Temporal variation and inter-relationship of movement and resource selection of red deer (Cervus elaphus) with respect to climate: a case study
Thesis DisciplineEnvironmental Sciences
Degree GrantorUniversity of Canterbury
Degree NameMaster of Science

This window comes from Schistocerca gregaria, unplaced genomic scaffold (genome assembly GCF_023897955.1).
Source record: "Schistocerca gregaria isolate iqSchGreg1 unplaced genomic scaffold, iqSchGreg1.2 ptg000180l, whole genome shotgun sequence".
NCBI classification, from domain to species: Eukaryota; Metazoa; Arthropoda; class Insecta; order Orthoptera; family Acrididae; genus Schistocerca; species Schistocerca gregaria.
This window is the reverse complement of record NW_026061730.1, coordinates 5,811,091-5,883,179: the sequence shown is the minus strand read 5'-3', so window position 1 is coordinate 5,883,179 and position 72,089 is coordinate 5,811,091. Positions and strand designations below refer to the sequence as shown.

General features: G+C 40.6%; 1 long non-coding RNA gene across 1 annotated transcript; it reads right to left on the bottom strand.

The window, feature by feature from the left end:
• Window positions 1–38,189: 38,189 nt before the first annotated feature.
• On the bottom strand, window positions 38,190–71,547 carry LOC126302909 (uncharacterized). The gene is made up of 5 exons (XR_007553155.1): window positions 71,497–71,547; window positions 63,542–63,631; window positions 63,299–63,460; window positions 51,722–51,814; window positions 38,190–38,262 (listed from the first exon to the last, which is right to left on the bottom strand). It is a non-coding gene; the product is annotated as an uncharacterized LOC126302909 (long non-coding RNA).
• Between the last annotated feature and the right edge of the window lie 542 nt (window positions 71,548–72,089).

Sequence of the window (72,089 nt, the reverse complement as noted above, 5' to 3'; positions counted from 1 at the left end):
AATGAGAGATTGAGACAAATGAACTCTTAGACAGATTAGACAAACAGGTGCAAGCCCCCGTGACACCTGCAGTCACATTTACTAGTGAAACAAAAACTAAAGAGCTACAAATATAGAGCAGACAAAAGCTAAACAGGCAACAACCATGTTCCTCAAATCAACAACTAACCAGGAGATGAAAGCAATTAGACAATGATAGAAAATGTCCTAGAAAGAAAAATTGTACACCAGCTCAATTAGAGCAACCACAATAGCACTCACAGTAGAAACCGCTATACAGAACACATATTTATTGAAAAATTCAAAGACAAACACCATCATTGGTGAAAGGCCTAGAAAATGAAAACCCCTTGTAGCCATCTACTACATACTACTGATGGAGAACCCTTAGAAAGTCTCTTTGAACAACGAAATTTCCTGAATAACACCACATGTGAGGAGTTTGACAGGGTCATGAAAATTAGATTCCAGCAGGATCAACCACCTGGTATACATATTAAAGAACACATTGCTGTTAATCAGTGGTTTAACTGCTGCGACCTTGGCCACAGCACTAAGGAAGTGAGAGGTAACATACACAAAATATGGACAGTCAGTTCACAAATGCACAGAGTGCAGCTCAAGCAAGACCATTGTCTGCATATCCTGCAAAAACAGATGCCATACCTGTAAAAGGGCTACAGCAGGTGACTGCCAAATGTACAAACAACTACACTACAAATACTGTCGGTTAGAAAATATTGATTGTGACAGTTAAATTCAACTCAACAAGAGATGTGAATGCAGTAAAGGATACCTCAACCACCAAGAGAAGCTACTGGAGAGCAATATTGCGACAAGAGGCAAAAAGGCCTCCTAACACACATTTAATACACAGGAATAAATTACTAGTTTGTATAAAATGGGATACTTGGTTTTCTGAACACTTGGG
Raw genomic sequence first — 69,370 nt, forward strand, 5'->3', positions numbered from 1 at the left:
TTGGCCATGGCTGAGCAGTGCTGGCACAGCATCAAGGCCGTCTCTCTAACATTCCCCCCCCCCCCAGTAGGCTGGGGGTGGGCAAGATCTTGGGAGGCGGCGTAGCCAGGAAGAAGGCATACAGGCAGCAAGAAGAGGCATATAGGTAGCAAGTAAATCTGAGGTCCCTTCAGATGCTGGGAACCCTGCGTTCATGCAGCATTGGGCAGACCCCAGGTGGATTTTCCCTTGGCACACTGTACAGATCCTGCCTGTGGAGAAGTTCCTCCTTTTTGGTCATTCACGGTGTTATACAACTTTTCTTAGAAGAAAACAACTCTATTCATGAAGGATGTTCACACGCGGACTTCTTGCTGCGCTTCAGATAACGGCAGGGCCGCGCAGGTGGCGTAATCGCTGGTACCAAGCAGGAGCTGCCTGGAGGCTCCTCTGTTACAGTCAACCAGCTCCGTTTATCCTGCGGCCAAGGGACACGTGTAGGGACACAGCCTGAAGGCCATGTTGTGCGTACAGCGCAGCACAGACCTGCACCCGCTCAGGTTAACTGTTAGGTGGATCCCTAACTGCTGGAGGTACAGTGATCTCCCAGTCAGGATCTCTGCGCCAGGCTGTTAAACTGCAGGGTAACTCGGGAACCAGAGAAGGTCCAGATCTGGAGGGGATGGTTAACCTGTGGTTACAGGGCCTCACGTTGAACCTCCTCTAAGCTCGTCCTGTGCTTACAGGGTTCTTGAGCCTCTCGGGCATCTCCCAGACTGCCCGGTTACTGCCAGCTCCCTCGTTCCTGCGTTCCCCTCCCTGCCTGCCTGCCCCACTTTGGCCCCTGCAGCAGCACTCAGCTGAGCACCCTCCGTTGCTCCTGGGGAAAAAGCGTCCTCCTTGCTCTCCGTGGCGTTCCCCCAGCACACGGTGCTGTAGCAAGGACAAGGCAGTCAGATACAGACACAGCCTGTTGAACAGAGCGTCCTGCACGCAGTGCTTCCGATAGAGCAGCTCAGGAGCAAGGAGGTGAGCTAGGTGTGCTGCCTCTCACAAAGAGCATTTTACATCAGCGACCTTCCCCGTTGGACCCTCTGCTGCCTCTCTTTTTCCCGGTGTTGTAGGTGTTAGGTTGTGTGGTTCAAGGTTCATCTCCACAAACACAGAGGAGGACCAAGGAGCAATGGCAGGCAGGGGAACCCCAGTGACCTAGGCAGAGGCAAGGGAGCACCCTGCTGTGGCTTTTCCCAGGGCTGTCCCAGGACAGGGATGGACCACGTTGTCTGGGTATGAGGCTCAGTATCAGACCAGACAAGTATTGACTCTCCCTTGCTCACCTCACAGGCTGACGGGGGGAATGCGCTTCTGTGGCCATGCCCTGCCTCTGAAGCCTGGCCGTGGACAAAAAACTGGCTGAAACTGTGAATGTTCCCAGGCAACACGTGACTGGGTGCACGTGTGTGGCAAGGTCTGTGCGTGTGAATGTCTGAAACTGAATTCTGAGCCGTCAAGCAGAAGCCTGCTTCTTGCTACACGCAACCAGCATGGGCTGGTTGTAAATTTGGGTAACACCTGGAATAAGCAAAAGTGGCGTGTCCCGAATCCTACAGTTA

Red deer (Cervus elaphus) is one of at least 31 herbivorous exotic mammals existing in New Zealand. All of these species have the potential to affect environmentral and production values. Reducing their impacts on their values, strengthening effective managements are important issues to a variety of agencies within New Zealand including the Department of Conservation (DOC), Ministry of Agriculture and Forestry (MAF), local and regional governments. This research studied animal movement pattern and habitat use of 2 GPScollared red deer in the Canterbury high country and found (1) deer movement was affected by climatic variables such as rainfall and temperature, which had positive or negative effect on it, and had seasonal variation; (2) deer had dominant landcover use categories, depending on climate, season, and individual characteristics (3) deer had different movement patterns in terms of hourly distances. The purpose of the study is to draw accurate inferences from spatially explicit data for biosecurity managers and policy-makers through: (1) using global positioning system (GPS) as a tool to elucidate the application of GPS on red deer in wildlife management; (2) Animal Movement Analysis Arc View® 3.2 Extension under Arc View® Geographic Information System (GIS); (3) Animal movement analysis which used Generalized Additive Models (GAMs) to show how the movement of red deer was affected by different periods of time, seasons months and climatic variables (for example, rainfall and temperature).